Asian equities rallied in overnight trading as US President Donald Trump and North Korean Leader Kim Jong Un met in Singapore, the first time leaders from the two countries have held face-to-face meetings.
Japan's Nikkei 225 and Topix indices both rose 0.4% to 22,902 points and 1,794 points respectively, while Hong Kong's Hang Seng index climbed 0.5% to 31,213 points.
The US dollar was also on the rise following the beginning of the summit, up 0.2% to ¥110.295 against the yen, a currency which typically tends to slide when geopolitical risk cools.
Following years of threats from North Korea and more recently from Trump, the two nations have finally agreed to meet at the diplomatic table with the US pushing for North Korea's denuclearisation.
According to CNBC, Washington are set to offer North Korea relief from international sanctions, while Pyongyang is thought to want guarantees about its autocratic regime's future and border security.
Trump said at the meeting: "Mr Chairman, it's a great honor to be with you, and I know we'll have tremendous success together and we will solve a big problem — a big dilemma — that until this point has been unable to be solved, and working together we'll get it taken care of," according to CNBC.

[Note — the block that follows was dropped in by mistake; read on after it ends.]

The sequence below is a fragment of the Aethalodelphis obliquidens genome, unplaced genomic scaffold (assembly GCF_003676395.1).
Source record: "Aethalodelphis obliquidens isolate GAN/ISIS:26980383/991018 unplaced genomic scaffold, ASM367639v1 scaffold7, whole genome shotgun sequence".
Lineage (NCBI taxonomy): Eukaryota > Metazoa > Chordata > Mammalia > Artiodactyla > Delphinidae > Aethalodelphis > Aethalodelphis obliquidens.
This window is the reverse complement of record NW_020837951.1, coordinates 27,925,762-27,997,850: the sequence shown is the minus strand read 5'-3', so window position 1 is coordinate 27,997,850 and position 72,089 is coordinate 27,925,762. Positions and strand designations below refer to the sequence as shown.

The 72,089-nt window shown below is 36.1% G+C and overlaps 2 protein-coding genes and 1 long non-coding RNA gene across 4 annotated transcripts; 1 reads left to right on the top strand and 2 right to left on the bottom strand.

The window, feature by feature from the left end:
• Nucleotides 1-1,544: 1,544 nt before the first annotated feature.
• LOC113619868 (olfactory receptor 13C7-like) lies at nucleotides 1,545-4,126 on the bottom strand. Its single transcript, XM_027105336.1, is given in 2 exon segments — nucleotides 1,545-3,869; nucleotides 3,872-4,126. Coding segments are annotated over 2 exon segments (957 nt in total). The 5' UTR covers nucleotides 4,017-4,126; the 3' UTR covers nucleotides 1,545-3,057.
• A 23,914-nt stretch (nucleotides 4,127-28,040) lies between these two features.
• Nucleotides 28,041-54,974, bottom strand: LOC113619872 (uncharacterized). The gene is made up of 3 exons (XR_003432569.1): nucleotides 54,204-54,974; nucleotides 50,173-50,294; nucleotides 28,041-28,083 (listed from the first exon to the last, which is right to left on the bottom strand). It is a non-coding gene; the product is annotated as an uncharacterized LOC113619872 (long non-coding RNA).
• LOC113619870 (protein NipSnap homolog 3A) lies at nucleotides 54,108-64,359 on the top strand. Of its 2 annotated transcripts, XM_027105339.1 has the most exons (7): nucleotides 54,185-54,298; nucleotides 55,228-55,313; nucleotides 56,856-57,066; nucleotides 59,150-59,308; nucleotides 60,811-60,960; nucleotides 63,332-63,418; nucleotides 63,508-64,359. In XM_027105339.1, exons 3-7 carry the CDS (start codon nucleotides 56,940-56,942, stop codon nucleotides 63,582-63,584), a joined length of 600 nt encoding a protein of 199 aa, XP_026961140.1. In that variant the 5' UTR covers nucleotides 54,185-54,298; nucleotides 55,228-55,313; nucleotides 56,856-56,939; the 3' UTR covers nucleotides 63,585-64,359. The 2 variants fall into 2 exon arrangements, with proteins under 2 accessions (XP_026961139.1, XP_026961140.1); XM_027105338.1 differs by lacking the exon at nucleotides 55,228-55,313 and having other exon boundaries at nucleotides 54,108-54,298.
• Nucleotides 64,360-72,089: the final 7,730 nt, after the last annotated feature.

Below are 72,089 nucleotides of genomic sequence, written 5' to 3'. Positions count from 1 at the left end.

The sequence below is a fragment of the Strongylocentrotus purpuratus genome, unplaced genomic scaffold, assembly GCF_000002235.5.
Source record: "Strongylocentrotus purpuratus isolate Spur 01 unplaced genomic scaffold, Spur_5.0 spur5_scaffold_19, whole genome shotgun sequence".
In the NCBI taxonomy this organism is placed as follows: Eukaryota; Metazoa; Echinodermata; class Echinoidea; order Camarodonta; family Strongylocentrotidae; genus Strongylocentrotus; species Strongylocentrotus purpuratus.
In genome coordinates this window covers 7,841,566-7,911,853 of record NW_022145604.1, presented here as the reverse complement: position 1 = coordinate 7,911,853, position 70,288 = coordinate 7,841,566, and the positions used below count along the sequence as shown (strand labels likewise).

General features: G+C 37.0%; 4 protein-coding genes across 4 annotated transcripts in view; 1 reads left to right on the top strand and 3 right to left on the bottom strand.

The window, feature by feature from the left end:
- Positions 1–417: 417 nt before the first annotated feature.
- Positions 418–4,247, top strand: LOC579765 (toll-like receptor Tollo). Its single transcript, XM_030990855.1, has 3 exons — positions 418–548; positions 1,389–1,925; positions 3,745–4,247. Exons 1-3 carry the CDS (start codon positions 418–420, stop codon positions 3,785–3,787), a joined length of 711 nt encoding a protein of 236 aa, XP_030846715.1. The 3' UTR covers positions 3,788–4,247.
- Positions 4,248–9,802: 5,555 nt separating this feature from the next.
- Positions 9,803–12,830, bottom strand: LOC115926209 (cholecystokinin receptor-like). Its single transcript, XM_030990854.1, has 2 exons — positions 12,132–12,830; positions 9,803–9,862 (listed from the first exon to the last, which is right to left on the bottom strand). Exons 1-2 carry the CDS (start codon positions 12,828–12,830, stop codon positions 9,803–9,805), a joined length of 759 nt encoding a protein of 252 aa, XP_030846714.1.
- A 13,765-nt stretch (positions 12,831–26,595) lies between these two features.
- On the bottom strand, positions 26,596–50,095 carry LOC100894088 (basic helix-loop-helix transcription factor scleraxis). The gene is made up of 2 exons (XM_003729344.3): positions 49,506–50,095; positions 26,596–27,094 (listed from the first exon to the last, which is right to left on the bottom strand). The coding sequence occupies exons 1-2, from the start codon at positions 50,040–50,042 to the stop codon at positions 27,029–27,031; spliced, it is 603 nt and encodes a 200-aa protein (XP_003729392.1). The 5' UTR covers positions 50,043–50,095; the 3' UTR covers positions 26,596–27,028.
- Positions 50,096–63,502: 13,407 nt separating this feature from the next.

Mark Williams, head of Asia income at Liontrust Asset Management, added there are still concerns about the negotiations: "The risk is clearly that relations become more unstable, a worry which is heightened by the two leaders' inexperience. It is rumoured that the negotiations will initially be one-on-one, only accompanied by translators rather than experienced aides.
"Such a prospect will alarm those already concerned by Trump's aversion to a standard briefing process.
"Ultimately, we do not think there will be a significant deterioration in relations, at this summit or beyond.
"As much as anything, all parties involved - not just the US and North Korea, but China and South Korea too - would like the North Korean regime to remain in place rather than collapse, so the likelihood is that it will do so.
"Overall, we see North Korean developments as noise rather than something that should determine investment decisions."
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